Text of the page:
Rabbits, too, are a prominent symbol of new life: they breed like, well, rabbits. Some have estimated that a female rabbit might have up to 100 babies per season, or a total of up to 1,000 babies over a lifetime! (MentalFloss, 2015). For this reason, they are also an ancient symbol of fertility and thus have a natural association with spring holidays. The Easter holiday is the Christian celebration of the Resurrection of Jesus Christ, but the name Easter comes from the festival of Eostre, the Saxon fertility goddess, whose German name is Ostara. Some have conjectured that the Saxons believed Eostre’s animal symbol was a bunny or she had a hare as a companion, though there is little evidence in the historical record for such a claim. (Instead, later scholars may have theorized such an association to retroactively explain traditions that existed in Europe later on.) Stephen Winick at the Library of Congress explains that common observations about rabbits, eggs, and the budding of new life in the spring led to many similar traditions throughout time, whether or not a direct relationship is present between any of these traditions: “In short, we don’t need a pagan fertility goddess to connect bunnies and eggs with Easter—springtime makes the connection for us all by itself” (Winick, 2016).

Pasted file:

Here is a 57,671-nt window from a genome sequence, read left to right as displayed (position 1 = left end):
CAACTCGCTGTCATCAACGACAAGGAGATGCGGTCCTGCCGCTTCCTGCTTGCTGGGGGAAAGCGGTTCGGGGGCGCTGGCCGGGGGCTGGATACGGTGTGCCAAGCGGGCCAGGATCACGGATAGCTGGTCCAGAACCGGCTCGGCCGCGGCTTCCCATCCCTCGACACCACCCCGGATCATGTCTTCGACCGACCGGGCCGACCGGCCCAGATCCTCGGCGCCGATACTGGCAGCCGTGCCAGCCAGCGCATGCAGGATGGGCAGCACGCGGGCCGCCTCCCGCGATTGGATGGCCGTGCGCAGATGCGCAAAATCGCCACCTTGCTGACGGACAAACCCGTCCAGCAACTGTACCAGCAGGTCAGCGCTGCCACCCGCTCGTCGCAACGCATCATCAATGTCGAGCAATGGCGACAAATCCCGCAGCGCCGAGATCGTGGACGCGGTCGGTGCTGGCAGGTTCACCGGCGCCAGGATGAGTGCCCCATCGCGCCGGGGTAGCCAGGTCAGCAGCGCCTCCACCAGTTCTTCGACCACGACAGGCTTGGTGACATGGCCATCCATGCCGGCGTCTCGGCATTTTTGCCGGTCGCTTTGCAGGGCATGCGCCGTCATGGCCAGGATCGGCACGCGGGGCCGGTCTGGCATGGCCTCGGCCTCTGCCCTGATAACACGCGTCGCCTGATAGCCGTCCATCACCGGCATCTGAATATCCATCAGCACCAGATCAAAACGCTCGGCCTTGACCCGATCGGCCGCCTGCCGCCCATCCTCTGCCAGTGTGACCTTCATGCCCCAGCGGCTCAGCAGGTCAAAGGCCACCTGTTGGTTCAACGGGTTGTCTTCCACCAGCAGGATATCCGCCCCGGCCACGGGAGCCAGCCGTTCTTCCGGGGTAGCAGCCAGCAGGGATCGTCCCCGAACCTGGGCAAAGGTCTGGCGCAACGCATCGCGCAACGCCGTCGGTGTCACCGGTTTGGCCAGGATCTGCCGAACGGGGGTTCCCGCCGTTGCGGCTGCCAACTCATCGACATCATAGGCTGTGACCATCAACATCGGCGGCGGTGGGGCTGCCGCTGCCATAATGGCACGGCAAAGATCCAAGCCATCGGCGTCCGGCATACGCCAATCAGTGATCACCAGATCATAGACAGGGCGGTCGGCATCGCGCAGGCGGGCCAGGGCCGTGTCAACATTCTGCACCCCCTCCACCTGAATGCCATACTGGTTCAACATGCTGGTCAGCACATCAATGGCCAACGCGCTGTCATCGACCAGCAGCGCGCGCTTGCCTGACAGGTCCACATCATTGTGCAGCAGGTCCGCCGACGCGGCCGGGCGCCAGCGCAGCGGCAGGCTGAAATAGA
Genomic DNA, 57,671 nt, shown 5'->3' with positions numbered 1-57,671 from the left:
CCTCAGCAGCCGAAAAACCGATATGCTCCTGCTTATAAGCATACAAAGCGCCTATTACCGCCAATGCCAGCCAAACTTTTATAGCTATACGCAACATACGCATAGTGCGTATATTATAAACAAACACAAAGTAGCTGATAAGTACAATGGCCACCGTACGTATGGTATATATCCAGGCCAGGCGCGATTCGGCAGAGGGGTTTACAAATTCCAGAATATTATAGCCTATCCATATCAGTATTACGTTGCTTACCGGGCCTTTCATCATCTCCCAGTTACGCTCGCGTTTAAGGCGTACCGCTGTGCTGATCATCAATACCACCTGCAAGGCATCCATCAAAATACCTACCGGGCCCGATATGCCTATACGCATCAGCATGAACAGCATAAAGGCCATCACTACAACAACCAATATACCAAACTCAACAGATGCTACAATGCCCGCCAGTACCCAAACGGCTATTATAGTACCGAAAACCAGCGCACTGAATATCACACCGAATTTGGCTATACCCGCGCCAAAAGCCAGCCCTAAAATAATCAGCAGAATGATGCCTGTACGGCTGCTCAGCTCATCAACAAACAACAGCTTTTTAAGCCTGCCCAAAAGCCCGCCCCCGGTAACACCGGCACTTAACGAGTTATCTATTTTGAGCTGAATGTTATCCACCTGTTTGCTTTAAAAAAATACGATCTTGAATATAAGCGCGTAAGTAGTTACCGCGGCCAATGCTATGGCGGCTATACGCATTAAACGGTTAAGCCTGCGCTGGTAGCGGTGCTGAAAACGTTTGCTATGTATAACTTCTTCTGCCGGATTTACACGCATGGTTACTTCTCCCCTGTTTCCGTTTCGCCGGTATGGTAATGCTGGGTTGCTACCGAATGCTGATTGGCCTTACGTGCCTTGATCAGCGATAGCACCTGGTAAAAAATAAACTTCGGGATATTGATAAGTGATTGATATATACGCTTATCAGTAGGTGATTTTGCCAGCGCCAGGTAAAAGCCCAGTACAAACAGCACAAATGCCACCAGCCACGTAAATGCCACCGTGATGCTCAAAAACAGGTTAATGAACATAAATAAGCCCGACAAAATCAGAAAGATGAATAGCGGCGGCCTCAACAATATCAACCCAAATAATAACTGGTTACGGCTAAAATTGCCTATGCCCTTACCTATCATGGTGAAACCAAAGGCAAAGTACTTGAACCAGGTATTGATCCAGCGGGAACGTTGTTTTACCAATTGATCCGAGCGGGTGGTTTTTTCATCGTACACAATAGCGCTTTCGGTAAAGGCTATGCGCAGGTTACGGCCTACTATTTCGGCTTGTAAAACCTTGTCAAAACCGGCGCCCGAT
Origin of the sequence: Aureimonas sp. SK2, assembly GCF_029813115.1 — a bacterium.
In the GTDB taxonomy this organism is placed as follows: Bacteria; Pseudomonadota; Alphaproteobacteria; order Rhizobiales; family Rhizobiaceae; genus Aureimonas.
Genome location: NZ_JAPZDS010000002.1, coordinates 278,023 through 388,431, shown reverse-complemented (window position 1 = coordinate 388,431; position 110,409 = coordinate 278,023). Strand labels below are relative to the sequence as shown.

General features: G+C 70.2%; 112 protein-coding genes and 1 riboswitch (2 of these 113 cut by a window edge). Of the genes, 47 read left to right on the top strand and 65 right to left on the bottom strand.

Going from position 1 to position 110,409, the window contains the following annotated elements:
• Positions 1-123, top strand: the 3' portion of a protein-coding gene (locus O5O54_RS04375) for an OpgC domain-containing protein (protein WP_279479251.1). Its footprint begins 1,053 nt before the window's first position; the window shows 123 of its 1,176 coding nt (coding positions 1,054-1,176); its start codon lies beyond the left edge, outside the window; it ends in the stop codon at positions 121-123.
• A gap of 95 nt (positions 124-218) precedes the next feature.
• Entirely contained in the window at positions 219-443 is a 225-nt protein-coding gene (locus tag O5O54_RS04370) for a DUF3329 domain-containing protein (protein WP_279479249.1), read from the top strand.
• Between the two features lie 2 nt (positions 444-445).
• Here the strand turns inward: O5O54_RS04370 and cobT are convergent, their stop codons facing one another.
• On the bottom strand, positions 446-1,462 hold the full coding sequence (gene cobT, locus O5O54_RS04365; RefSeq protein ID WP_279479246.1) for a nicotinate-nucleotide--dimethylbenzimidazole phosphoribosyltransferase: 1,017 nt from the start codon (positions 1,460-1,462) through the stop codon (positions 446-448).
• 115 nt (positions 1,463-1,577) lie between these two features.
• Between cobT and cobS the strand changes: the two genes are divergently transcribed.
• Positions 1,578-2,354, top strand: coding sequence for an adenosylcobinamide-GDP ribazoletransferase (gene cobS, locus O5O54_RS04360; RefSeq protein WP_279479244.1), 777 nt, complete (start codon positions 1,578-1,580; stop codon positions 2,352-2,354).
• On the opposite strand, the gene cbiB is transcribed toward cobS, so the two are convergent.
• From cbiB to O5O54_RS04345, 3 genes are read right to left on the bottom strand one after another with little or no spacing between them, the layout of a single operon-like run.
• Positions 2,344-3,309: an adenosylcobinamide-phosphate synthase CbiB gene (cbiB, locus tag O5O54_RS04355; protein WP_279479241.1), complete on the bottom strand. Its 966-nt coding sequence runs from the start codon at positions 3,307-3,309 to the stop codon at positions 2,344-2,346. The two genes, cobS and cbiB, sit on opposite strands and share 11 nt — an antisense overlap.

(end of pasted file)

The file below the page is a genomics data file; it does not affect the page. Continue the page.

A Puck Magazine cover showing a young woman in a fancy dress, the Easter Bunny wearing clothing and carrying a basket of colored eggs, and an exasperated monk.

This Puck magazine cover was typical of twentieth-century depictions of the Easter Bunny. The Bunny appears fully clothed, companions with a young woman who evokes the idea of Eostre, while an exasperated monk protests the secular celebration.
Illustration by L.M. Glackens, March 26, 1902, Library of Congress.

The Osterhase and His Hase-Eier

Like many holiday traditions celebrated in America, the Easter Bunny has its origins in Germany. German immigrants to Pennsylvania in the 1700s brought stories about an egg-laying rabbit called the Osterhase (“Easter Hare”). Among the Pennsylvania Dutch, children made nests for the Osterhase and left carrots for him to eat as fuel on his journey, in hopes that he would leave colored eggs for them the night before Easter. Children often used hats and bonnets as nests, sometimes placing them outside in a garden or a barn where a bunny would have the easiest access. In some versions of the story, the bunny lays the eggs, while in others he brings them in a basket. The Easter Bunny was also a judge: tradition has it that he only gave eggs to children if they were good, to encourage children to behave themselves during Eastertide. Misbehaving children might receive rabbit droppings or coal instead.